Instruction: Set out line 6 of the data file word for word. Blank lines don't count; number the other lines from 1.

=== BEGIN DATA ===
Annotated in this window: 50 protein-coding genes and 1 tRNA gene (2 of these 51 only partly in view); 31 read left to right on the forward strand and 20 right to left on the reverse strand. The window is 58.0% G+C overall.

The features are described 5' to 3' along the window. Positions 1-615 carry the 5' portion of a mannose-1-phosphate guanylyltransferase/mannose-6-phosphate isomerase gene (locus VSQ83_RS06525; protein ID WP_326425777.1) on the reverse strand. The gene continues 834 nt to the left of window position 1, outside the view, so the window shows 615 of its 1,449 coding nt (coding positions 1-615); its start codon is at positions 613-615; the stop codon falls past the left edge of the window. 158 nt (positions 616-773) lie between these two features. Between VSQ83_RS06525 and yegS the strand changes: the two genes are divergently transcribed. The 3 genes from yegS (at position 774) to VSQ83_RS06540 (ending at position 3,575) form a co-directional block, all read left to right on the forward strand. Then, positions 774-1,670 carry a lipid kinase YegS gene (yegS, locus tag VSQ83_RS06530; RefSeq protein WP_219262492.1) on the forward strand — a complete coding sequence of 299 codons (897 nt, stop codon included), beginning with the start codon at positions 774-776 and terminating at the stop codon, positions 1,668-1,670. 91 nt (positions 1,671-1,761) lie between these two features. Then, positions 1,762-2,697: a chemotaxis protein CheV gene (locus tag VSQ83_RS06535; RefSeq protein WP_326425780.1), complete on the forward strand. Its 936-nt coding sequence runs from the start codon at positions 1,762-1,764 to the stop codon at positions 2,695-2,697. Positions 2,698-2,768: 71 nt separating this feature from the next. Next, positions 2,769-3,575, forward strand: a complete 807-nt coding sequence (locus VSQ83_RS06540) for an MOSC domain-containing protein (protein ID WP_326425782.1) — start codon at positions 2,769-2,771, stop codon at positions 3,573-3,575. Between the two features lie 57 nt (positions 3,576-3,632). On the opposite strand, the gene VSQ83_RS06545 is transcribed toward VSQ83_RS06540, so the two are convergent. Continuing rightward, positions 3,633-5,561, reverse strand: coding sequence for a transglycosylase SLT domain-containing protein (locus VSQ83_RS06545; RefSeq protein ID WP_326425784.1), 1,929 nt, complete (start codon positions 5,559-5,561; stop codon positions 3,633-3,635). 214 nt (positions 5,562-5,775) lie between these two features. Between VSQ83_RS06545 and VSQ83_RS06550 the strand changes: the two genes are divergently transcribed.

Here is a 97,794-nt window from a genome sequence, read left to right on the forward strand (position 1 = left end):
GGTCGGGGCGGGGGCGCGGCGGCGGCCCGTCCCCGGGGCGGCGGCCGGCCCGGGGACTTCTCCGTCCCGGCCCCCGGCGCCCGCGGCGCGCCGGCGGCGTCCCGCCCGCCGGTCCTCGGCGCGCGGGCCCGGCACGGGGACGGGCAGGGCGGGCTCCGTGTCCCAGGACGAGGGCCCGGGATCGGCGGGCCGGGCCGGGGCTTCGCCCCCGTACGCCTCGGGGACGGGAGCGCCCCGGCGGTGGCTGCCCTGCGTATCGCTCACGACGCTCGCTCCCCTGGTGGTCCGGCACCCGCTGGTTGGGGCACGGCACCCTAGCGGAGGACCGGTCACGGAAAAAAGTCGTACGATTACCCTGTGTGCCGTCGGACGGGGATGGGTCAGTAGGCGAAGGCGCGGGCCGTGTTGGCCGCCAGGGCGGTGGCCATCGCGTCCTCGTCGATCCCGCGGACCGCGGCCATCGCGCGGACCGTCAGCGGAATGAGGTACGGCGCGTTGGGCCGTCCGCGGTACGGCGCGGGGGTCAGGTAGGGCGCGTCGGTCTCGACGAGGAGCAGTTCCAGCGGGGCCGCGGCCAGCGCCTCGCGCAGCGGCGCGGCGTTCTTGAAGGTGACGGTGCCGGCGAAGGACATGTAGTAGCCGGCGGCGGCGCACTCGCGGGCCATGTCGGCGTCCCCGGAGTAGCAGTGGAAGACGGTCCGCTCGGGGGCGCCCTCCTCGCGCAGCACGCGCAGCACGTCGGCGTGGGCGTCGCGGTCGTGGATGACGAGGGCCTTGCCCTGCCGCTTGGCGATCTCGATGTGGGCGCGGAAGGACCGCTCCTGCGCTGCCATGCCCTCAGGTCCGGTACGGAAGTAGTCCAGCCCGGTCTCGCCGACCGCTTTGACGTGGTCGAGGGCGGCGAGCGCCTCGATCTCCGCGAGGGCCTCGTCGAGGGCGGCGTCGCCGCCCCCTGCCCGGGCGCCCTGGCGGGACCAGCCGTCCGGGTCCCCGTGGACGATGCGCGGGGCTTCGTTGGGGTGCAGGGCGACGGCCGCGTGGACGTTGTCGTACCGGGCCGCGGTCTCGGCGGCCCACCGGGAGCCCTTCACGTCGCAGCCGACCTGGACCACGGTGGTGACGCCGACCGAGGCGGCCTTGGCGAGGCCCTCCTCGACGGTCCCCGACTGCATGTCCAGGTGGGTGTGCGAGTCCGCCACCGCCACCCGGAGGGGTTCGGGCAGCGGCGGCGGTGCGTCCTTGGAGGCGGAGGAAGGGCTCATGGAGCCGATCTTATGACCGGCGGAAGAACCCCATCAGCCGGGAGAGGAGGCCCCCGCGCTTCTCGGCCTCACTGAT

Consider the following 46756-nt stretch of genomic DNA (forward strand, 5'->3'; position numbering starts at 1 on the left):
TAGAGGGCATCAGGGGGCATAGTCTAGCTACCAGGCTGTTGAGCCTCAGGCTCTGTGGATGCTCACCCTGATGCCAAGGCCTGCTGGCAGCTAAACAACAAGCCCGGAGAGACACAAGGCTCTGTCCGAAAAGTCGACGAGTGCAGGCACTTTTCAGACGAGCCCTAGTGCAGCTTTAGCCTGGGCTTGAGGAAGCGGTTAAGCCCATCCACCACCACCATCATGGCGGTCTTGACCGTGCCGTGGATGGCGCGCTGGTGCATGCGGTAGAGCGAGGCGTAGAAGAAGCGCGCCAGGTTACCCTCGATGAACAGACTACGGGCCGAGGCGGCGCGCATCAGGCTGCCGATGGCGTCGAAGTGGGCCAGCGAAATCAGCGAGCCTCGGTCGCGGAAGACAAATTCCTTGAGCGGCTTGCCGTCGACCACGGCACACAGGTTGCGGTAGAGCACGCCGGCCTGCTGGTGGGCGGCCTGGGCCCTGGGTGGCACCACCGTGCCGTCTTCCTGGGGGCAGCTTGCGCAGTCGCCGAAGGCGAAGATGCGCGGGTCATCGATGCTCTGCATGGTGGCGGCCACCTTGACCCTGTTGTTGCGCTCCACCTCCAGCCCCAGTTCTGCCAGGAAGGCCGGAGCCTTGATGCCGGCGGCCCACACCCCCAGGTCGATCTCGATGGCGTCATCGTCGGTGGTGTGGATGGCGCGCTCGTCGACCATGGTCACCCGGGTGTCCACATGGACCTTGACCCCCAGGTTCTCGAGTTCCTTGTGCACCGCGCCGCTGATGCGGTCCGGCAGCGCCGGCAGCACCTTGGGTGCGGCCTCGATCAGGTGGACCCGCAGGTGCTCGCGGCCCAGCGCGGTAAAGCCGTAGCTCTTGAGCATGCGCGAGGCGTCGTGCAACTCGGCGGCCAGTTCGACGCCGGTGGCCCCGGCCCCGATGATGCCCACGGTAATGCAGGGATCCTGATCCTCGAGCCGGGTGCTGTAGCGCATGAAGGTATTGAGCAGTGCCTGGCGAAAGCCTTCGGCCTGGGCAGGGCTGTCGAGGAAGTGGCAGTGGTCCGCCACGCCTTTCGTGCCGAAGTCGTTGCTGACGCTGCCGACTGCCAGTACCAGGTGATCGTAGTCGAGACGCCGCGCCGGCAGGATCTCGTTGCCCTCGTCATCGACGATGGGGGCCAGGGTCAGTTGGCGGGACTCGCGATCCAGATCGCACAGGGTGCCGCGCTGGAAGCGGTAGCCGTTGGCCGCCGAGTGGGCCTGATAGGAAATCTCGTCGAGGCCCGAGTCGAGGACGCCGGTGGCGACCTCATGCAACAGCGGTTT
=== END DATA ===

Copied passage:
TAGAGGGCATCAGGGGGCATAGTCTAGCTACCAGGCTGTTGAGCCTCAGGCTCTGTGGATGCTCACCCTGATGCCAAGGCCTGCTGGCAGCTAAACAACAAGCCCGGAGAGACACAAGGCTCTGTCCGAAAAGTCGACGAGTGCAGGCACTTTTCAGACGAGCCCTAGTGCAGCTTTAGCCTGGGCTTGAGGAAGCGGTTAAGCCCATCCACCACCACCATCATGGCGGTCTTGACCGTGCCGTGGATGGCGCGCTGGTGCATGCGGTAGAGCGAGGCGTAGAAGAAGCGCGCCAGGTTACCCTCGATGAACAGACTACGGGCCGAGGCGGCGCGCATCAGGCTGCCGATGGCGTCGAAGTGGGCCAGCGAAATCAGCGAGCCTCGGTCGCGGAAGACAAATTCCTTGAGCGGCTTGCCGTCGACCACGGCACACAGGTTGCGGTAGAGCACGCCGGCCTGCTGGTGGGCGGCCTGGGCCCTGGGTGGCACCACCGTGCCGTCTTCCTGGGGGCAGCTTGCGCAGTCGCCGAAGGCGAAGATGCGCGGGTCATCGATGCTCTGCATGGTGGCGGCCACCTTGACCCTGTTGTTGCGCTCCACCTCCAGCCCCAGTTCTGCCAGGAAGGCCGGAGCCTTGATGCCGGCGGCCCACACCCCCAGGTCGATCTCGATGGCGTCATCGTCGGTGGTGTGGATGGCGCGCTCGTCGACCATGGTCACCCGGGTGTCCACATGGACCTTGACCCCCAGGTTCTCGAGTTCCTTGTGCACCGCGCCGCTGATGCGGTCCGGCAGCGCCGGCAGCACCTTGGGTGCGGCCTCGATCAGGTGGACCCGCAGGTGCTCGCGGCCCAGCGCGGTAAAGCCGTAGCTCTTGAGCATGCGCGAGGCGTCGTGCAACTCGGCGGCCAGTTCGACGCCGGTGGCCCCGGCCCCGATGATGCCCACGGTAATGCAGGGATCCTGATCCTCGAGCCGGGTGCTGTAGCGCATGAAGGTATTGAGCAGTGCCTGGCGAAAGCCTTCGGCCTGGGCAGGGCTGTCGAGGAAGTGGCAGTGGTCCGCCACGCCTTTCGTGCCGAAGTCGTTGCTGACGCTGCCGACTGCCAGTACCAGGTGATCGTAGTCGAGACGCCGCGCCGGCAGGATCTCGTTGCCCTCGTCATCGACGATGGGGGCCAGGGTCAGTTGGCGGGACTCGCGATCCAGATCGCACAGGGTGCCGCGCTGGAAGCGGTAGCCGTTGGCCGCCGAGTGGGCCTGATAGGAAATCTCGTCGAGGCCCGAGTCGAGGACGCCGGTGGCGACCTCATGCAACAGCGGTTT